Level: beginner

The definite article the is the most frequent word in English.

We use the definite article in front of a noun when we believe the listener/reader knows exactly what we are referring to:

  • because there is only one:

The Pope is visiting Russia.
The moon is very bright tonight.
Who is the president of France?

This is why we use the definite article with a superlative adjective:

He is the tallest boy in the class.
It is the oldest building in the town.

  • because there is only one in that context:

We live in a small house next to the church. (= the church in our village)
Dad, can I borrow the car? (= the car that belongs to our family)
When we stayed at my grandmother’s house, we went to the beach every day. (= the beach near my grandmother’s house)
Look at the boy over there. (= the boy I am pointing at)

  • because we have already mentioned it:

A young man got a nasty shock when he tried to rob a jewellery shop in Richmond. The man used a heavy hammer to smash the windows in the shop.

We also use the definite article:

  • to say something about all the things referred to by a noun:

The wolf is not really a dangerous animal. (= Wolves are not really dangerous animals.)
The kangaroo is found only in Australia. (= Kangaroos are found only in Australia.)
The heart pumps blood around the body. (= Hearts pump blood around bodies.)

We use the definite article in this way to talk about musical instruments:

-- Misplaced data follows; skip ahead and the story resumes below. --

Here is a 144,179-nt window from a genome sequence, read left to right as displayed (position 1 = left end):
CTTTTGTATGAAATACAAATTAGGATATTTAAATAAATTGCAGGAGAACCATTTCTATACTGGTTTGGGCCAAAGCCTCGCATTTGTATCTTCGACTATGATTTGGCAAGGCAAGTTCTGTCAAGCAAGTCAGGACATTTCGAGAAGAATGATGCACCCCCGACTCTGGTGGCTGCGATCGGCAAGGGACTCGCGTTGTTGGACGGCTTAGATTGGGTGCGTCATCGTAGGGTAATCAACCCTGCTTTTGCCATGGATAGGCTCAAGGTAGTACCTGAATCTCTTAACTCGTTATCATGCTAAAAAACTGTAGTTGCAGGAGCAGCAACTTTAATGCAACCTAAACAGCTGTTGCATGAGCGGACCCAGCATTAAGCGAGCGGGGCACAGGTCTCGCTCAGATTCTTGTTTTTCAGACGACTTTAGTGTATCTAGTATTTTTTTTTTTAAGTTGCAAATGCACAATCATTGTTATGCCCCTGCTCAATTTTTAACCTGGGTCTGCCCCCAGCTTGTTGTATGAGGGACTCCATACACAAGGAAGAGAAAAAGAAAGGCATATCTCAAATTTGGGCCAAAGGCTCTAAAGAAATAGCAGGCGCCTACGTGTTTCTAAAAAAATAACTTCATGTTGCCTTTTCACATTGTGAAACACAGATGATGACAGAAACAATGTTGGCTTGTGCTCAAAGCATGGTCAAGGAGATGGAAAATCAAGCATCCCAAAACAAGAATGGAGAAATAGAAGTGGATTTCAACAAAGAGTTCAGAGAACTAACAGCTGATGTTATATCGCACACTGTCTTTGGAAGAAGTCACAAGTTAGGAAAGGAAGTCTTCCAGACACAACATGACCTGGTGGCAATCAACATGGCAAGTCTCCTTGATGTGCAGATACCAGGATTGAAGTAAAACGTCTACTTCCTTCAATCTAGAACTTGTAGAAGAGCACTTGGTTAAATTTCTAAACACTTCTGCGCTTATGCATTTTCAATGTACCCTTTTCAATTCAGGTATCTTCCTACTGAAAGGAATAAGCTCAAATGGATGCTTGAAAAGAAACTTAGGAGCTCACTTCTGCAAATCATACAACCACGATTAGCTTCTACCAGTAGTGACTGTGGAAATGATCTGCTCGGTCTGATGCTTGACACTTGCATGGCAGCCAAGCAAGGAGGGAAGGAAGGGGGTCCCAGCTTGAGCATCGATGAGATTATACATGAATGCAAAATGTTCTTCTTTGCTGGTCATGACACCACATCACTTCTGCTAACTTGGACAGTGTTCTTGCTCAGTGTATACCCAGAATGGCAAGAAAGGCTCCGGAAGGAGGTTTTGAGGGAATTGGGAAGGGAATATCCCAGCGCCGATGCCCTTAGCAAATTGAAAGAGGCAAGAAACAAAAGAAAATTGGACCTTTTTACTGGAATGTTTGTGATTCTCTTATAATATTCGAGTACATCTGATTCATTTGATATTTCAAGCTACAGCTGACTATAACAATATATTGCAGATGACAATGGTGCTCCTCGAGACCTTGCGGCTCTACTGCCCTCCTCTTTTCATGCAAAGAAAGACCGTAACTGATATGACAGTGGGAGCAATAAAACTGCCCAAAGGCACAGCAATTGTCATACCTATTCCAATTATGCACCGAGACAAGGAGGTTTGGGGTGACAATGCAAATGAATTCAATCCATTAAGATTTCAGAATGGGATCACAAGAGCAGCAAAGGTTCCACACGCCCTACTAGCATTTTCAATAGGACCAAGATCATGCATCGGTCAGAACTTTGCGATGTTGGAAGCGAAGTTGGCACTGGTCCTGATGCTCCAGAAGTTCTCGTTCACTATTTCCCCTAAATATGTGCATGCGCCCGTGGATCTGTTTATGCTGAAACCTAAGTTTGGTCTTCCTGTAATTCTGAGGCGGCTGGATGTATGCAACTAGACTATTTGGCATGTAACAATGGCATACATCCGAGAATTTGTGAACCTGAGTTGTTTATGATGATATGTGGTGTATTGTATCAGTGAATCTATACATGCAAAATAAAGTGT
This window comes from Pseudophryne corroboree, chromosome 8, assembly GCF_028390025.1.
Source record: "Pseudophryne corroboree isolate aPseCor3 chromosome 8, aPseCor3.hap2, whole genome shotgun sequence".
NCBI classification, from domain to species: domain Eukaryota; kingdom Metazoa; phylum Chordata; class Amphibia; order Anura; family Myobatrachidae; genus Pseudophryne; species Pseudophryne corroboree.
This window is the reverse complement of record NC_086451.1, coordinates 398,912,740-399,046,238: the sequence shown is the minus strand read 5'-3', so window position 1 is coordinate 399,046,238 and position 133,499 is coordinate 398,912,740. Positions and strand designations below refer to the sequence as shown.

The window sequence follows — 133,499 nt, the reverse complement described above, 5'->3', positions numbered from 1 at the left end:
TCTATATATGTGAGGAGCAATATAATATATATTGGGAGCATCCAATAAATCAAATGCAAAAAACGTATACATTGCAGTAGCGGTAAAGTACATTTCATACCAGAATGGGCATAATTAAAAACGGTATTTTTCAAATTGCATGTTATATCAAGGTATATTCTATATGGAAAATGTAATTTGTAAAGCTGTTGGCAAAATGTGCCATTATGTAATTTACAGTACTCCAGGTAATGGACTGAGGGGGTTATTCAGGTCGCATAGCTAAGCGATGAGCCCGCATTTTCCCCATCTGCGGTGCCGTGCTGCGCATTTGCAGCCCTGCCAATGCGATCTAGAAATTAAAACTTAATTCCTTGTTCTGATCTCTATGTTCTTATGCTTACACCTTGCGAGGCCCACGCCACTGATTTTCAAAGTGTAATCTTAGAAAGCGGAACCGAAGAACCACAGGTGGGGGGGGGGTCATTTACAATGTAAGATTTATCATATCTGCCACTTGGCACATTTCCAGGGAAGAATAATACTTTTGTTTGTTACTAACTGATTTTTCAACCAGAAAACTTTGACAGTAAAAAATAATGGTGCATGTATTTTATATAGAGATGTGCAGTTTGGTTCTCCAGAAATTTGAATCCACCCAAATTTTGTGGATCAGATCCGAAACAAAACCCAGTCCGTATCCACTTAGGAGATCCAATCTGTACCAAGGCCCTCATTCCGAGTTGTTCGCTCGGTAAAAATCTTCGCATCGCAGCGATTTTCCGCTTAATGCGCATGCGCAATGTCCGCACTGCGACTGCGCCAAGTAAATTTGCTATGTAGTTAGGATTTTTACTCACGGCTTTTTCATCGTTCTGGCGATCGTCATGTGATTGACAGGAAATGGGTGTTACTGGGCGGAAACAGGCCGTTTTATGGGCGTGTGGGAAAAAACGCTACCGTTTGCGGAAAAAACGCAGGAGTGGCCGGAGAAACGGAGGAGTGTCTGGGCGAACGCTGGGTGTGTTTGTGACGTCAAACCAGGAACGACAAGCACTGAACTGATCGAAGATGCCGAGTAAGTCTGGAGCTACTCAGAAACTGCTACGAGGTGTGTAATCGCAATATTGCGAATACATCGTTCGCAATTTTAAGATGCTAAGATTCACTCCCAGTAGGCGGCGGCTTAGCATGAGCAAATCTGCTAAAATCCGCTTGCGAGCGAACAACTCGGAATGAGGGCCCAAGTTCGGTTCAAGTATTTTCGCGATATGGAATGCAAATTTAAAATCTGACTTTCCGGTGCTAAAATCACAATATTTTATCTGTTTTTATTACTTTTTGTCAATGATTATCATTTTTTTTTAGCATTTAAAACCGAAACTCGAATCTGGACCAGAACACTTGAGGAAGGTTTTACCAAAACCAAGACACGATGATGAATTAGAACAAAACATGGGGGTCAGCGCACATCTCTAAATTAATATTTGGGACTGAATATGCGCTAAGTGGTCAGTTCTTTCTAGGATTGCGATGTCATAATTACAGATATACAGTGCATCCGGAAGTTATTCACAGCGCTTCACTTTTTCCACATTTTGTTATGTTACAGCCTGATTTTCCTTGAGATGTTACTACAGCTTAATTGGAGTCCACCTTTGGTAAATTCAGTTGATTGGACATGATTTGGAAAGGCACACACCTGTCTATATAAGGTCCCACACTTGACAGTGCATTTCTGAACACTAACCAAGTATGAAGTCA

Joe plays the piano really well.
She is learning the guitar.

  • to refer to a system or service:

How long does it take on the train?
I heard it on the radio.
You should tell the police.

The definite article the 1

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The definite article the 2

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The definite article the 3

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Level: intermediate

We can also use the definite article with adjectives like rich, poor, elderly and unemployed to talk about groups of people: 

Life can be very hard for the poor.
I think the rich should pay more taxes.
She works for a group to help the disabled.

 

 

Level: beginner

The definite article with names

We do not normally use the definite article with names:

William Shakespeare wrote Hamlet.
Paris is the capital of France.
Iran is in Asia.

But we do use the definite article with:

  • countries whose names include words like kingdom, states or republic:
the United Kingdom the Kingdom of Bhutan
the United States the People's Republic of China
  •  countries which have plural nouns as their names:
the Netherlands the Philippines
  • geographical features, such as mountain ranges, groups of islands, rivers, seas, oceans and canals:
the Himalayas the Canaries the Atlantic (Ocean) the Amazon the Panama Canal
  • newspapers:
The Times The Washington Post
  • well-known buildings or works of art:
the Empire State Building the Taj Mahal the Mona Lisa
  • organisations:
the United Nations the Seamen's Union
  • hotels, pubs and restaurants:
the Ritz the Ritz Hotel the King's Head the Déjà Vu

But note that we do not use the definite article if the name of the hotel or restaurant is the name of the owner:

Brown's Brown's Hotel Morel's Morel's Restaurant
  • families:
the Obamas the Jacksons